written by:
January 23, 2014
In a Vermont forest, architecture students design and build a pavilion for quiet contemplation.
Birch Pavilion, Norwich, Vermont

The Birch Pavilion sits atop a 14-by-26-foot platform composed of hemlock and pressure-treated timbers. Photo courtesy of Moskow Linn Architects.

1 / 7
Birch Pavilion, Norwich, Vermont

Overhanging rafters establish vestibules at both ends of the structure. Photo courtesy of Moskow Linn Architects.

2 / 7
Birch Pavilion, Norwich, Vermont

The pavilion is framed with 34 lenghs of timber, each about 8 inches in diameter and cut to a length of 9 feet. Photo courtesy of Moskow Linn Architects.

3 / 7
Birch Pavilion, Norwich, Vermont

The Birch Pavilion under construction. Photo courtesy of Moskow Linn Architects.

4 / 7
Birch Pavilion, Norwich, Vermont

The pavilion is oriented to capture views of the clouds, stars, and foliage. Photo courtesy of Moskow Linn Architects.

5 / 7
Birch Pavilion, Norwich, Vermont

Construction of the pavilion was completed in the summer of 2013. Photo courtesy of Moskow Linn Architects.

6 / 7
Birch Pavilion, Norwich, Vermont

The pavilion frames a view of the peak of Mt. Ascutney, 25 miles in the distance. Photo courtesy of Moskow Linn Architects.

7 / 7
Birch Pavilion, Norwich, Vermont

The Birch Pavilion sits atop a 14-by-26-foot platform composed of hemlock and pressure-treated timbers. Photo courtesy of Moskow Linn Architects.

Each summer for the last three years, the Boston firm Moskow Linn Architects leads an intensive design-build workshop for aspiring architects called Studio North. The idea, the firm’s principals say, is to give students a chance to develop hands-on experience by designing and constructing a structure that engages with a rural landscape.

In 2011, Studio North’s inaugural summer, five students gathered in Norwich, Vermont, where architect Keith Moskow lives, and designed a chicken coop with a gabled roof that mimicked that of a neighboring barn.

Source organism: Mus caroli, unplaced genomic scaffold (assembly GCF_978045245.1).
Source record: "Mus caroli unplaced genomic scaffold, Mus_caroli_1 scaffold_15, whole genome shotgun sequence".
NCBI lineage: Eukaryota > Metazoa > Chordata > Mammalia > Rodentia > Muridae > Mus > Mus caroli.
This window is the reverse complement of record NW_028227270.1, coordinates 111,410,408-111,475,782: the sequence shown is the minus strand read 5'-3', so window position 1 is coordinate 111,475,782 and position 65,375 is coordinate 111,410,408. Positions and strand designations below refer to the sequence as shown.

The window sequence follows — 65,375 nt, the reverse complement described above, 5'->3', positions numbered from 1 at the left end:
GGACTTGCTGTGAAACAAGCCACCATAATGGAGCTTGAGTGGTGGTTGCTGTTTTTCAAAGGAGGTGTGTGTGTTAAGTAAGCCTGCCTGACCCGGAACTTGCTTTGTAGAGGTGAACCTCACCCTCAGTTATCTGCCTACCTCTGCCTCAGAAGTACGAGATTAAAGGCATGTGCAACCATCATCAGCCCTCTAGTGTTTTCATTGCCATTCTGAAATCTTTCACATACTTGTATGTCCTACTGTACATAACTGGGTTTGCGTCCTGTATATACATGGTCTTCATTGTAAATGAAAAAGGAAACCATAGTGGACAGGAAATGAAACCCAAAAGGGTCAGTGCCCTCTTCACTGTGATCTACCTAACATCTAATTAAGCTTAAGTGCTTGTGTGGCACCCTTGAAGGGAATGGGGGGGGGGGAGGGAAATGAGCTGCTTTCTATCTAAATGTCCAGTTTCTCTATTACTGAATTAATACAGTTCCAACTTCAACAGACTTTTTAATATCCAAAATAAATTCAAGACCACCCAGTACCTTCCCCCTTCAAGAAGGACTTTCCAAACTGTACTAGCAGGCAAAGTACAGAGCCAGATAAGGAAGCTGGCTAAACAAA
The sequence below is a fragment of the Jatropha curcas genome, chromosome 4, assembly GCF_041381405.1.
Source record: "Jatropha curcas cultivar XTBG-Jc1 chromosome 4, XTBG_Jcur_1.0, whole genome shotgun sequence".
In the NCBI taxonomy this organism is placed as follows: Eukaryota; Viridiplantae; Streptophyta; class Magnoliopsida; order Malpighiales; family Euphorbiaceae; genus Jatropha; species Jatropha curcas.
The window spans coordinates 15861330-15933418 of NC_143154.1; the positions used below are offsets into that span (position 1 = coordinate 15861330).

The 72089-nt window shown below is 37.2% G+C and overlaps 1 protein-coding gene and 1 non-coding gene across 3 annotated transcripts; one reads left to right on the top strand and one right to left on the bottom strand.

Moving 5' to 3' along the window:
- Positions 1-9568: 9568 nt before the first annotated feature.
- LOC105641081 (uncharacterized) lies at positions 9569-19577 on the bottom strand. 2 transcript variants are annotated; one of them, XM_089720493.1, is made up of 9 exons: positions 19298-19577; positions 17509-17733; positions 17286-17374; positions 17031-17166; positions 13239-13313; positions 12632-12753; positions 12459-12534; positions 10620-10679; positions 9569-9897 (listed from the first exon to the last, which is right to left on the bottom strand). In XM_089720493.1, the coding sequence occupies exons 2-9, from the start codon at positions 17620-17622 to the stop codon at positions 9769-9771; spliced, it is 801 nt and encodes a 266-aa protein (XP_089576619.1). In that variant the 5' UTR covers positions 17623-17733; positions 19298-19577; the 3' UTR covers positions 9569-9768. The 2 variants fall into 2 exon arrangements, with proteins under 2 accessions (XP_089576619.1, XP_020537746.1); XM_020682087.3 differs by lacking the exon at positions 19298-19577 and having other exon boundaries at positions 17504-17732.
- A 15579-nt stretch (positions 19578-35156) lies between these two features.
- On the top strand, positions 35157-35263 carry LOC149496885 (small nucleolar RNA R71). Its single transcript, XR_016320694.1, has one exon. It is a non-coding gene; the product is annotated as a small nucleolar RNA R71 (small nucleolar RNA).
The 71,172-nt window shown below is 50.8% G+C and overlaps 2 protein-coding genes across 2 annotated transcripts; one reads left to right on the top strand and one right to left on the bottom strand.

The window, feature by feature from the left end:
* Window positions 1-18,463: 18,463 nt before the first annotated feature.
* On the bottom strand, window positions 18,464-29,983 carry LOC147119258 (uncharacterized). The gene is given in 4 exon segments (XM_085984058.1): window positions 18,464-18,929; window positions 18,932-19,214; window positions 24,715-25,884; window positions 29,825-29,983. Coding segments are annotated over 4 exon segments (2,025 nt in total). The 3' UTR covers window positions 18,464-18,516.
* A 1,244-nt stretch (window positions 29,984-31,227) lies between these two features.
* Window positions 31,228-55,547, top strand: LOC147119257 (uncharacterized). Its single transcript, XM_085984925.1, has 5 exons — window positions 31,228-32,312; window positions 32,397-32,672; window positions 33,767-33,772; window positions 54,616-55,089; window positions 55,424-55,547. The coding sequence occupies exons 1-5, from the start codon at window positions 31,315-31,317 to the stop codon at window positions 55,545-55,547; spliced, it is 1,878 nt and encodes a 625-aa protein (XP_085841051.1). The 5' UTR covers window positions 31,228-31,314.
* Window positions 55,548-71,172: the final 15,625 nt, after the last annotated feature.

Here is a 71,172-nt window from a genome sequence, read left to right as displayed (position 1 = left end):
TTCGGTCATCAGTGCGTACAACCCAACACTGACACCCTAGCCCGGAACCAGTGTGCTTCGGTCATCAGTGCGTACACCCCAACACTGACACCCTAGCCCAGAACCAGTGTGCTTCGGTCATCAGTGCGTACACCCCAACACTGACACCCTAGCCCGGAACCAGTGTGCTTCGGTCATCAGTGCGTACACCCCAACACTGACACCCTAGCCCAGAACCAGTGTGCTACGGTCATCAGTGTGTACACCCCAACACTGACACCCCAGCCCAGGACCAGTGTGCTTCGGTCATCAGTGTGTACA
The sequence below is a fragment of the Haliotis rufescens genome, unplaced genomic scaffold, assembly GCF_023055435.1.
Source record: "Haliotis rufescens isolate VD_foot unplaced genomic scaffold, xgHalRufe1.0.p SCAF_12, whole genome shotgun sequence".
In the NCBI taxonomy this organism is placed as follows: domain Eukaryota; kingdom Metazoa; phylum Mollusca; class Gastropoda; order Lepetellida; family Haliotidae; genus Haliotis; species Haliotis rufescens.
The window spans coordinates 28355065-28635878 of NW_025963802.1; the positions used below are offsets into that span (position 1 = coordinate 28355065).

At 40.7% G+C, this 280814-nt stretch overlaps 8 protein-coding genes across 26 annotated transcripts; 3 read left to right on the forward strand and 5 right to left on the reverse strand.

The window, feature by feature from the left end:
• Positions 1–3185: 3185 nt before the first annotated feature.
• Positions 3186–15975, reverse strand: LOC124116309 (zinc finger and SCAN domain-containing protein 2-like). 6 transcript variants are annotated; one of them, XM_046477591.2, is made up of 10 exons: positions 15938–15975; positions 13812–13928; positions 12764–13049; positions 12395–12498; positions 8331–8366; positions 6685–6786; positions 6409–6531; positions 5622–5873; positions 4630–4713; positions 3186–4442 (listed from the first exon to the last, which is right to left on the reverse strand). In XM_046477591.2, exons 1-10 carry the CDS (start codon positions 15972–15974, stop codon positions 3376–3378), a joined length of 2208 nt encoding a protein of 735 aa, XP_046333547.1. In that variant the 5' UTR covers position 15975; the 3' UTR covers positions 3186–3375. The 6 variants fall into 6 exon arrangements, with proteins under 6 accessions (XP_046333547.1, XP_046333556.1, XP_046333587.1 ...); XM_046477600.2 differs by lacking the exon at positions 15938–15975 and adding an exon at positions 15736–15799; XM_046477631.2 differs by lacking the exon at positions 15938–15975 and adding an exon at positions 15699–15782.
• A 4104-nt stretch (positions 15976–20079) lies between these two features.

This past summer, Moskow and his partner, Robert Linn, returned to Norwich with a new group of students who set about designing a structure on a gently sloping, wooded hillside. “The intent was to create a sacred space,” Moskow says. “Not a place to pray, but a place to enjoy and celebrate nature.”

The first step was to clear the site of undergrowth and site the structure so it would be oriented toward Mt. Ascutney, 25 miles away in Windsor, Vermont. Then the students selected and harvested 8-inch-diameter birch timbers, cutting 34 of them to a length of 9 feet. The timbers were set in a line on a 14-by-26-foot platform that was oriented to frame a view of Mt. Ascutney in the distance.

The Birch Pavilion, as it is known, is open to the sky, with overhanging rafters forming a vestibule at each end. Eventually, ivy will cover the pavilion’s base.

Since its completion in the summer of 2013, the Birch Pavilion has been used for two memorial services, a mediation retreat, a yoga class, and family gatherings, Moskow says. A small wedding is scheduled to take place there in the spring.

You May Also Like

Join the Discussion

Loading comments...